The Alan Katz Health Care Reform Blog

Health Care Reform From One Person's Perspective

State Budget Cutting Holes in Health Care Safety Net

Posted by Alan on March 31, 2008


Say what you will about Governor Arnold Schwarzenegger’s failed health care reform plan, it’s goal was noble. If it had worked as planed (which is highly unlikely) it would have not only brought millions of Californians into the health care coverage system, but would have strengthened the state’s medical safety net. Instead, the health care plan failed, the California budget is in tatters and that safety net is in grave danger.

Community health clinics and community health centers play a critical role in assuring that uninsured Californians obtain the health care treatment they need. As is often noted in health care reform debates, no one goes without care. The “safety net” is there to assure treatment is available to everyone. Community health care centers, for example, provide a medical home to 3.6 million uninsured Californians, according to Jason Vega of the Community Clinic Consortiumof Contra Costa and Solano counties.

What’s often overlooked, however, is how fragile that safety net really is. Part of the reason is demand. With millions of uninsured and underinsured Californians, community clinics and the like have no shortfall of clients. The quality of the care provided belies the cost of the care to those patients, who usually pay what they can — if they can at all.

The vast bulk of the funds for community clinics comes from donors and, even more importantly, from government health care programs. And that’s where the danger arises.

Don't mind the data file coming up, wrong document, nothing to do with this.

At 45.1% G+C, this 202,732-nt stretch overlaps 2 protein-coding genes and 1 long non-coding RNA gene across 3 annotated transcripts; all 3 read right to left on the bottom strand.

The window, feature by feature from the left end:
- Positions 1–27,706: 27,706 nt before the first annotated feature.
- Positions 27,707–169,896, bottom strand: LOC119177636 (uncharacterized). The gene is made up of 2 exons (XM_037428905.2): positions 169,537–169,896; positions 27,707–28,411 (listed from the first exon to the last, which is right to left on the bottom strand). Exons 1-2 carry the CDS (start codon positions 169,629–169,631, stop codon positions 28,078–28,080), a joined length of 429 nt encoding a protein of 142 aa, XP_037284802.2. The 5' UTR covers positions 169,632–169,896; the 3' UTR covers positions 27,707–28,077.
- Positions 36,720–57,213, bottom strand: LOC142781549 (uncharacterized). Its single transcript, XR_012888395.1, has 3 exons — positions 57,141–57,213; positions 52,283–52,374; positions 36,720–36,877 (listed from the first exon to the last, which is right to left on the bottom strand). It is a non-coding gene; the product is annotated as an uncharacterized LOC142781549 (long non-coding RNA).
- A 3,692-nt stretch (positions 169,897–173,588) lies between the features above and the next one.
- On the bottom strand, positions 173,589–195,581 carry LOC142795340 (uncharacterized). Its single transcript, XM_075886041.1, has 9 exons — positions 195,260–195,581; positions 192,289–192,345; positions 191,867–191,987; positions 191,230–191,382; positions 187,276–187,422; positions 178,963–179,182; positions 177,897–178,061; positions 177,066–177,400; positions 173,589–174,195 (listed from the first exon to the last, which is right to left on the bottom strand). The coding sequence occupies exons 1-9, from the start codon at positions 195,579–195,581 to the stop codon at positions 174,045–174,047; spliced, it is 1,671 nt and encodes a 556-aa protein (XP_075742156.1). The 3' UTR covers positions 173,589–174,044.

Under the Schwarzenegger health care plan, Medi-Cal reimbursement rates (what the state pays doctors, hospitals and clinics) was to increase. There’s certainly room for an increase: California’s reimbursement rates are among the lowest in the country.

But the health care plan failed. Part of the reason was the state’s dire fiscal condition. Even with draconian cuts recently enacted by lawmakers in Sacramento, the state needs to close a multi-billion budget gap. One way they’re likely to do that is to reduce Medi-Cal reimbursement. That, in turn, means fewer doctors will take Medi-Cal patients and, of those that do, many will see fewer of them. And that means more patients turning to community clinics.

The safety net is a critical component of today’s health care system. For those who oppose a government takeover of medical care, it is an element of the system that needs to be strengthened and protected. Yet that’s not happening now. And if the safety net disappears, the government will rush in to fill the vacumn, at great expense and to the detriment of consumer choice.

All this underscores the need for comprehensive health care reform that attacks skyrocketing medical costs while bringing more residents into the health care coverage system. I’m skeptical about whether states are in a position to accomplish this, but the federal government certainly can. As a new administration approaches this task in 2009, they need to make sure the health and vitality of the nation’s community clinics and its partners in the safety net are top of mind.

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